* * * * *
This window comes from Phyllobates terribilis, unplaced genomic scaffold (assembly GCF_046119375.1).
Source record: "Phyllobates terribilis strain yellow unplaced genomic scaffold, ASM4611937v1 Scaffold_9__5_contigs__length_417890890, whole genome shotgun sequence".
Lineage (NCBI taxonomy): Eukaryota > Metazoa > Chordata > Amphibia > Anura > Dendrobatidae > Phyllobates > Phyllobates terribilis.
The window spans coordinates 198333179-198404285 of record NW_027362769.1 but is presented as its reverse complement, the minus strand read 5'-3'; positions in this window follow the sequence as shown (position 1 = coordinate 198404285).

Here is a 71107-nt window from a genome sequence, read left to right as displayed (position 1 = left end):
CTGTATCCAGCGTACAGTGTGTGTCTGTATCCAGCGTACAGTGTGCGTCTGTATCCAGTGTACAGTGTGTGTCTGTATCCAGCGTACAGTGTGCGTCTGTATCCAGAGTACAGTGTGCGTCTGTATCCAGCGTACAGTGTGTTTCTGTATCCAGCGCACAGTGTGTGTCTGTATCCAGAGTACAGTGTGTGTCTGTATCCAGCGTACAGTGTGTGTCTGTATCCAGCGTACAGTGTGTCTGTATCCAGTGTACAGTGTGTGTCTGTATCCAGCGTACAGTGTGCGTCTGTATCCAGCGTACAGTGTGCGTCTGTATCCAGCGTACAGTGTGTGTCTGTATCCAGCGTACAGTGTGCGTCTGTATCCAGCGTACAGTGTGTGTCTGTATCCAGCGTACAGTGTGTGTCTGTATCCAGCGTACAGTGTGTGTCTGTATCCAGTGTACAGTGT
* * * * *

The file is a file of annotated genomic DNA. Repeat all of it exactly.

This window comes from Phyllobates terribilis, unplaced genomic scaffold (assembly GCF_046119375.1).
Source record: "Phyllobates terribilis strain yellow unplaced genomic scaffold, ASM4611937v1 Scaffold_9__5_contigs__length_417890890, whole genome shotgun sequence".
Lineage (NCBI taxonomy): Eukaryota > Metazoa > Chordata > Amphibia > Anura > Dendrobatidae > Phyllobates > Phyllobates terribilis.
The window spans coordinates 198333179-198404285 of record NW_027362769.1 but is presented as its reverse complement, the minus strand read 5'-3'; positions in this window follow the sequence as shown (position 1 = coordinate 198404285).

Here is a 71107-nt window from a genome sequence, read left to right as displayed (position 1 = left end):
CTGTATCCAGCGTACAGTGTGTGTCTGTATCCAGCGTACAGTGTGCGTCTGTATCCAGTGTACAGTGTGTGTCTGTATCCAGCGTACAGTGTGCGTCTGTATCCAGAGTACAGTGTGCGTCTGTATCCAGCGTACAGTGTGTTTCTGTATCCAGCGCACAGTGTGTGTCTGTATCCAGAGTACAGTGTGTGTCTGTATCCAGCGTACAGTGTGTGTCTGTATCCAGCGTACAGTGTGTCTGTATCCAGTGTACAGTGTGTGTCTGTATCCAGCGTACAGTGTGCGTCTGTATCCAGCGTACAGTGTGCGTCTGTATCCAGCGTACAGTGTGTGTCTGTATCCAGCGTACAGTGTGCGTCTGTATCCAGCGTACAGTGTGTGTCTGTATCCAGCGTACAGTGTGTGTCTGTATCCAGCGTACAGTGTGTGTCTGTATCCAGTGTACAGTGT